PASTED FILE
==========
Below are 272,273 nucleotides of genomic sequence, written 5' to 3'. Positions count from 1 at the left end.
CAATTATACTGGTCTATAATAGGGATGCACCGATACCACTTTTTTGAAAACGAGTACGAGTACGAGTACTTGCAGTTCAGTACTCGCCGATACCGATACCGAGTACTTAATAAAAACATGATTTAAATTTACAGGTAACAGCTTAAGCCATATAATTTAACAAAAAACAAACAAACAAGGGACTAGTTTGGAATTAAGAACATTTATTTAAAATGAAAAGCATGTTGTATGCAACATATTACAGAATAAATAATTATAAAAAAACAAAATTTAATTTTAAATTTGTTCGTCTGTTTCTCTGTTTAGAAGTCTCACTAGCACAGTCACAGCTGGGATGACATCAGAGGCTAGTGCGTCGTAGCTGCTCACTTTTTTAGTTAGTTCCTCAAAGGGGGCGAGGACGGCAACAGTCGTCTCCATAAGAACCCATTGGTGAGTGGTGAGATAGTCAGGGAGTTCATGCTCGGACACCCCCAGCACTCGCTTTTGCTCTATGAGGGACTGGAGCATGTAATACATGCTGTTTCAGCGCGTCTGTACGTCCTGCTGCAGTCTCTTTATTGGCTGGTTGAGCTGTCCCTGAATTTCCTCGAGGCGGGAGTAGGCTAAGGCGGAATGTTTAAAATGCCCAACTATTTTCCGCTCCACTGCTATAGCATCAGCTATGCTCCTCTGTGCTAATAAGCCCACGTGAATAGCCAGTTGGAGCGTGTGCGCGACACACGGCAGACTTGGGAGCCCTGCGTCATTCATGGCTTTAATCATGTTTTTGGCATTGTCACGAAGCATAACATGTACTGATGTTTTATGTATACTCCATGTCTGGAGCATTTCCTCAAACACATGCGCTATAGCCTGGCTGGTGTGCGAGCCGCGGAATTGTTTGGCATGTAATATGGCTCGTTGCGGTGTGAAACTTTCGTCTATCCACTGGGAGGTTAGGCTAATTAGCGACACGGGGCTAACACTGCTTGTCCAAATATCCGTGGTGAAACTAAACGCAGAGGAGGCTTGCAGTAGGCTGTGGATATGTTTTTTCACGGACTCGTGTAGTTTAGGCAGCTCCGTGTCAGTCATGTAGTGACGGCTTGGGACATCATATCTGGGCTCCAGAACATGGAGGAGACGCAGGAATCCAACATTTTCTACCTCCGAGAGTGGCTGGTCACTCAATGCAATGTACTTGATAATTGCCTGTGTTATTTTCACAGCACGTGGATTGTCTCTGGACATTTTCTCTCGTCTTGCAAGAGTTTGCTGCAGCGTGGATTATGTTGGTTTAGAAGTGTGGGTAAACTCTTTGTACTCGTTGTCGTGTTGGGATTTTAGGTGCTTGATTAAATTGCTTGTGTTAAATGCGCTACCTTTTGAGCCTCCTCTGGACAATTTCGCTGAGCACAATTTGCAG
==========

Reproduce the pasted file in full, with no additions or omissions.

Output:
Below are 272,273 nucleotides of genomic sequence, written 5' to 3'. Positions count from 1 at the left end.
CAATTATACTGGTCTATAATAGGGATGCACCGATACCACTTTTTTGAAAACGAGTACGAGTACGAGTACTTGCAGTTCAGTACTCGCCGATACCGATACCGAGTACTTAATAAAAACATGATTTAAATTTACAGGTAACAGCTTAAGCCATATAATTTAACAAAAAACAAACAAACAAGGGACTAGTTTGGAATTAAGAACATTTATTTAAAATGAAAAGCATGTTGTATGCAACATATTACAGAATAAATAATTATAAAAAAACAAAATTTAATTTTAAATTTGTTCGTCTGTTTCTCTGTTTAGAAGTCTCACTAGCACAGTCACAGCTGGGATGACATCAGAGGCTAGTGCGTCGTAGCTGCTCACTTTTTTAGTTAGTTCCTCAAAGGGGGCGAGGACGGCAACAGTCGTCTCCATAAGAACCCATTGGTGAGTGGTGAGATAGTCAGGGAGTTCATGCTCGGACACCCCCAGCACTCGCTTTTGCTCTATGAGGGACTGGAGCATGTAATACATGCTGTTTCAGCGCGTCTGTACGTCCTGCTGCAGTCTCTTTATTGGCTGGTTGAGCTGTCCCTGAATTTCCTCGAGGCGGGAGTAGGCTAAGGCGGAATGTTTAAAATGCCCAACTATTTTCCGCTCCACTGCTATAGCATCAGCTATGCTCCTCTGTGCTAATAAGCCCACGTGAATAGCCAGTTGGAGCGTGTGCGCGACACACGGCAGACTTGGGAGCCCTGCGTCATTCATGGCTTTAATCATGTTTTTGGCATTGTCACGAAGCATAACATGTACTGATGTTTTATGTATACTCCATGTCTGGAGCATTTCCTCAAACACATGCGCTATAGCCTGGCTGGTGTGCGAGCCGCGGAATTGTTTGGCATGTAATATGGCTCGTTGCGGTGTGAAACTTTCGTCTATCCACTGGGAGGTTAGGCTAATTAGCGACACGGGGCTAACACTGCTTGTCCAAATATCCGTGGTGAAACTAAACGCAGAGGAGGCTTGCAGTAGGCTGTGGATATGTTTTTTCACGGACTCGTGTAGTTTAGGCAGCTCCGTGTCAGTCATGTAGTGACGGCTTGGGACATCATATCTGGGCTCCAGAACATGGAGGAGACGCAGGAATCCAACATTTTCTACCTCCGAGAGTGGCTGGTCACTCAATGCAATGTACTTGATAATTGCCTGTGTTATTTTCACAGCACGTGGATTGTCTCTGGACATTTTCTCTCGTCTTGCAAGAGTTTGCTGCAGCGTGGATTATGTTGGTTTAGAAGTGTGGGTAAACTCTTTGTACTCGTTGTCGTGTTGGGATTTTAGGTGCTTGATTAAATTGCTTGTGTTAAATGCGCTACCTTTTGAGCCTCCTCTGGACAATTTCGCTGAGCACAATTTGCAG